Hallowe’en Extravaganza!


We only have to wait a week now! Next week I will post the first contest. Get ready for some crazy halloween fun!


Yea. So what if I start preparing for Hallowe’en in August. I still have a bride and groom skeleton set hanging from my window from last year. In my world, everyday is Hallowe’en.

We won’t start any of the festivities until Oct. 1st (whimper heard around the world). But I wanted everyone to be aware that there WILL be festivities. I had to take last year off, but I’ll more than make up for it this year!

I already have some amazing books from extremely generous publishers like Little, Brown, Walker, Quirk Books, and Abrams, lined up for giveaways. Ghosts, skeletons, murderers, maniacs, and good old spooky fun haunt these pages.

There will be contests to win books. And they are difficult contests. They involve writing, and reminiscing, maybe some old Hallowe’en pictures?! There will be plenty of books, thus plenty of creepy contests.

Get ready…


Wait a month and a half…


Three VERY important things…

One: Princess Prep: Fashion & Words Contest. Ends October 10th. (https://www.facebook.com/princessprep)

Two: Guys Read Thriller Contest. Ends October 13th.

Three: October Issue of Underneath The Juniper Tree!

This is such a fun time of the year, get into the spirit of the season by dressing up princess dolls, writing thrilling tales, and reading spooktacular stories!

What Do You Have In Your Pocketses Challenge!

Over at Underneath The Juniper Tree, they are hosting a new weekly challenge. The What Do You Have in You Pocketses Challenge? I thought since I am always encouraging you all to take part in these challenges, I would give it a go. Make sure you challenge yourself with this one. It is such an entertaining writing exercise.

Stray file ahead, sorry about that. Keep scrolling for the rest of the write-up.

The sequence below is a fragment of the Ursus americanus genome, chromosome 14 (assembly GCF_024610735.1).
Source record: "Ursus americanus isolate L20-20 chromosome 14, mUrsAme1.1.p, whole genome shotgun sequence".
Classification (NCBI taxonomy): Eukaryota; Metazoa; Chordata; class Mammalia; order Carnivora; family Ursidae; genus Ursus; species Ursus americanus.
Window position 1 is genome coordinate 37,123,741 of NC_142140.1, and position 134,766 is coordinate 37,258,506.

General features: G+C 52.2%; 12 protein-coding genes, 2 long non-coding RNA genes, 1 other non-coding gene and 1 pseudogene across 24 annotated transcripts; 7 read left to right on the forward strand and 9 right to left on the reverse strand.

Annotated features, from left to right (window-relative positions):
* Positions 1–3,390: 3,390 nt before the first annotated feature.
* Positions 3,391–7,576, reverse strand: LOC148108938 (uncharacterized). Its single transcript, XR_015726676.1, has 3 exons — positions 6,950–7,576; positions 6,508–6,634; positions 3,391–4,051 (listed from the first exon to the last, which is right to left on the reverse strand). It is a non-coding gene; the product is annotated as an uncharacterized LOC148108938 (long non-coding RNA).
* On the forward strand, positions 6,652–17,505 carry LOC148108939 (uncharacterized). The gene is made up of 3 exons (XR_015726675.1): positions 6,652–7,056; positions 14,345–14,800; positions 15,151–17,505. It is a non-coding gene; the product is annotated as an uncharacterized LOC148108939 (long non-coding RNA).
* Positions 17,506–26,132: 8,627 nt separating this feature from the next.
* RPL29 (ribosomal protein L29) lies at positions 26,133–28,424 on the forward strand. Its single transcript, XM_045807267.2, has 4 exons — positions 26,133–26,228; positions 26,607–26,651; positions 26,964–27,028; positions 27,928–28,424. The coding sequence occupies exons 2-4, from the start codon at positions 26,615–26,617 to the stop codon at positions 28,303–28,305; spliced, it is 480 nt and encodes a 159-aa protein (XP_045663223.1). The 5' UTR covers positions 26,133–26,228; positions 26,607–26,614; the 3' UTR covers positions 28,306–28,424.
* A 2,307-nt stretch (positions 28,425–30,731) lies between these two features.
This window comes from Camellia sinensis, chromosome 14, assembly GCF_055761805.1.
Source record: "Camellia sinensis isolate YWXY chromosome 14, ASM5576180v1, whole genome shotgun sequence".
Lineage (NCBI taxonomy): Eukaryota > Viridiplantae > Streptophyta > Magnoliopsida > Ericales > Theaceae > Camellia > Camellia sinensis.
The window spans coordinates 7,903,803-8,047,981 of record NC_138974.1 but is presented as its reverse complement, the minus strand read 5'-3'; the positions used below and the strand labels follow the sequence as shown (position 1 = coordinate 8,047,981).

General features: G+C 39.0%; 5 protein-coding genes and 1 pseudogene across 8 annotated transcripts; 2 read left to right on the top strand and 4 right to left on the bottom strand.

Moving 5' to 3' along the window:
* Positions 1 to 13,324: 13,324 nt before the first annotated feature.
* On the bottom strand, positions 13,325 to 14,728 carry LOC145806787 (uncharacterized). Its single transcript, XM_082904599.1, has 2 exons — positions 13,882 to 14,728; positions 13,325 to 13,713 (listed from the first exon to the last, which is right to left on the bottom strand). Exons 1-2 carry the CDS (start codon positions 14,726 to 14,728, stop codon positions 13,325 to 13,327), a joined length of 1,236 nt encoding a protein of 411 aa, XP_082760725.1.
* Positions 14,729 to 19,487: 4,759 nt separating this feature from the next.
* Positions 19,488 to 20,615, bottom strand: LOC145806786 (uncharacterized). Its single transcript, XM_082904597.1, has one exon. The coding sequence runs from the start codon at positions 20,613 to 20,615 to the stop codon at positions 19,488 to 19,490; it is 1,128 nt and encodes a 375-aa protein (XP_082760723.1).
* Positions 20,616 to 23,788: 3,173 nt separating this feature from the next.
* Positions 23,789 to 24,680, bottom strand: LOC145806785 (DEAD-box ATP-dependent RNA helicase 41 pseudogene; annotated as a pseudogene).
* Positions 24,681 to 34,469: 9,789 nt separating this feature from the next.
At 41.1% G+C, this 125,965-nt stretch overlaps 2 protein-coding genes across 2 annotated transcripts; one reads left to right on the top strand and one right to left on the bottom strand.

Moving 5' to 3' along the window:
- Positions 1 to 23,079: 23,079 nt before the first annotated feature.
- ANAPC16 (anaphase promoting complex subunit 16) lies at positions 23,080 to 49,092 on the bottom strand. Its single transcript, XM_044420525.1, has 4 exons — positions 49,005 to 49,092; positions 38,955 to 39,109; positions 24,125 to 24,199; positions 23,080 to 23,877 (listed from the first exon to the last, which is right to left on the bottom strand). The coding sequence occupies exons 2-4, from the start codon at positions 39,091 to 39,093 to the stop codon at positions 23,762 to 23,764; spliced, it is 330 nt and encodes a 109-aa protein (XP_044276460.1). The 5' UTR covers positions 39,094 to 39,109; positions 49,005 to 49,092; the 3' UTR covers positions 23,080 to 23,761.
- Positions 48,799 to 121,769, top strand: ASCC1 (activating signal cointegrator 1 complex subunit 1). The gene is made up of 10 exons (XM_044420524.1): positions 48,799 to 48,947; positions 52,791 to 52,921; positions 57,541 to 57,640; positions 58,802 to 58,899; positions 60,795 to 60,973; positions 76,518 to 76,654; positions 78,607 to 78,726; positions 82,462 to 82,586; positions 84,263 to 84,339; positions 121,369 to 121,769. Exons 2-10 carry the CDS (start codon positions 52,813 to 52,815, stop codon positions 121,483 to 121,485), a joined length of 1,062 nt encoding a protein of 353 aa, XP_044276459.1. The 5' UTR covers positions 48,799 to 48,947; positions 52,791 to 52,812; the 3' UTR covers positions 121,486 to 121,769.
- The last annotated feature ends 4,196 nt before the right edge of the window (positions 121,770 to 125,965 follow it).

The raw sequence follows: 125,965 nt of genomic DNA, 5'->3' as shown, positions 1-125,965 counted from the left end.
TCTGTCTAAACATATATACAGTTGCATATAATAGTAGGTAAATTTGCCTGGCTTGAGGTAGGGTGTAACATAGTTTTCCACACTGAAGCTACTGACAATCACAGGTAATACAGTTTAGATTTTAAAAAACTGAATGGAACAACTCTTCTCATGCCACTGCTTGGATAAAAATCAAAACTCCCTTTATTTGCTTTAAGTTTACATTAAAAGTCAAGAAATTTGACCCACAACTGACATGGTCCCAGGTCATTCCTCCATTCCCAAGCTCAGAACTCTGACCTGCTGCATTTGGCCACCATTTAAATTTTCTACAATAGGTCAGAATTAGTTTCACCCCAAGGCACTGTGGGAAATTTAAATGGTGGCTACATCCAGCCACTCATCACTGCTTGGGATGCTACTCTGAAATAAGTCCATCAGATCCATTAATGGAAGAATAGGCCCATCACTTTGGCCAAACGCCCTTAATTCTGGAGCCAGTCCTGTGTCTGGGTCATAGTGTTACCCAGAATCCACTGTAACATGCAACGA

Blood for Ridicule

by Bree Ogden

The ridicule was expected.

I can handle this. Just let me out!

When you talk to the slight opening in your blouse pocket. The ridicule is expected. Expected, yes.

The little voice continues to berate and it’s almost as unbearable as the mockery coming from those around me.

“Sissy Loy has not a friend.

So Sissy Loy talks to her blouse.

Sissy Loy won’t even pretend.

So Sissy Loy isn’t even welcome in her own house!

Sissy Loy has not a friend.

And Sissy Loy won’t even pretend.

The children chant as they follow me, Sissy Loy, around the playground.

I feverishly try to ignore the voice coming from my blouse pocket.

I’ll slither so fast no one will see me. I’ll slice the cords that utter such vile words.